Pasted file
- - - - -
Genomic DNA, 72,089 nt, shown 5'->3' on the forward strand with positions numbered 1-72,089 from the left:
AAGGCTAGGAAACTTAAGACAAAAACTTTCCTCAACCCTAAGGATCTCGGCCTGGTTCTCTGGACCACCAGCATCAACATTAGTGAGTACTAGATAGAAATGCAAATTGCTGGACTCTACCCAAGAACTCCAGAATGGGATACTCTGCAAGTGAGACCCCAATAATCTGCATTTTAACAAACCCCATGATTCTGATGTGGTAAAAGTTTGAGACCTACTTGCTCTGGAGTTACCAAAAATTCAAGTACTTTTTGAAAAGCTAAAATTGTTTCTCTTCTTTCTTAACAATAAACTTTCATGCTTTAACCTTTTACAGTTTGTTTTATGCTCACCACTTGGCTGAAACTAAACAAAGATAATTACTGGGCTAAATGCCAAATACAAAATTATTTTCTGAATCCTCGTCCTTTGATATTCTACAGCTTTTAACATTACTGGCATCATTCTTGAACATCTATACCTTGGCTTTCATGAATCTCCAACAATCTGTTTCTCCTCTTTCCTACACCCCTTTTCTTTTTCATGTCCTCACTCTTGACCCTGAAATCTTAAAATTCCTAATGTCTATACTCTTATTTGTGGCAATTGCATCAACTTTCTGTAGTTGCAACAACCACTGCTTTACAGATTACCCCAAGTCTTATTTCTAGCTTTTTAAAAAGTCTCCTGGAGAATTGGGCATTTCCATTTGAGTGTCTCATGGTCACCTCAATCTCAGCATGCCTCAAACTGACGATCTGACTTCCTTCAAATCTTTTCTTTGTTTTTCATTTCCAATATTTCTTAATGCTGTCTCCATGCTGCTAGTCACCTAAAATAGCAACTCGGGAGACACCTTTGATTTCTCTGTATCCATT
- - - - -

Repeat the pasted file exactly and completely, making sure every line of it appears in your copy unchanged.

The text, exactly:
Genomic DNA, 72,089 nt, shown 5'->3' on the forward strand with positions numbered 1-72,089 from the left:
AAGGCTAGGAAACTTAAGACAAAAACTTTCCTCAACCCTAAGGATCTCGGCCTGGTTCTCTGGACCACCAGCATCAACATTAGTGAGTACTAGATAGAAATGCAAATTGCTGGACTCTACCCAAGAACTCCAGAATGGGATACTCTGCAAGTGAGACCCCAATAATCTGCATTTTAACAAACCCCATGATTCTGATGTGGTAAAAGTTTGAGACCTACTTGCTCTGGAGTTACCAAAAATTCAAGTACTTTTTGAAAAGCTAAAATTGTTTCTCTTCTTTCTTAACAATAAACTTTCATGCTTTAACCTTTTACAGTTTGTTTTATGCTCACCACTTGGCTGAAACTAAACAAAGATAATTACTGGGCTAAATGCCAAATACAAAATTATTTTCTGAATCCTCGTCCTTTGATATTCTACAGCTTTTAACATTACTGGCATCATTCTTGAACATCTATACCTTGGCTTTCATGAATCTCCAACAATCTGTTTCTCCTCTTTCCTACACCCCTTTTCTTTTTCATGTCCTCACTCTTGACCCTGAAATCTTAAAATTCCTAATGTCTATACTCTTATTTGTGGCAATTGCATCAACTTTCTGTAGTTGCAACAACCACTGCTTTACAGATTACCCCAAGTCTTATTTCTAGCTTTTTAAAAAGTCTCCTGGAGAATTGGGCATTTCCATTTGAGTGTCTCATGGTCACCTCAATCTCAGCATGCCTCAAACTGACGATCTGACTTCCTTCAAATCTTTTCTTTGTTTTTCATTTCCAATATTTCTTAATGCTGTCTCCATGCTGCTAGTCACCTAAAATAGCAACTCGGGAGACACCTTTGATTTCTCTGTATCCATT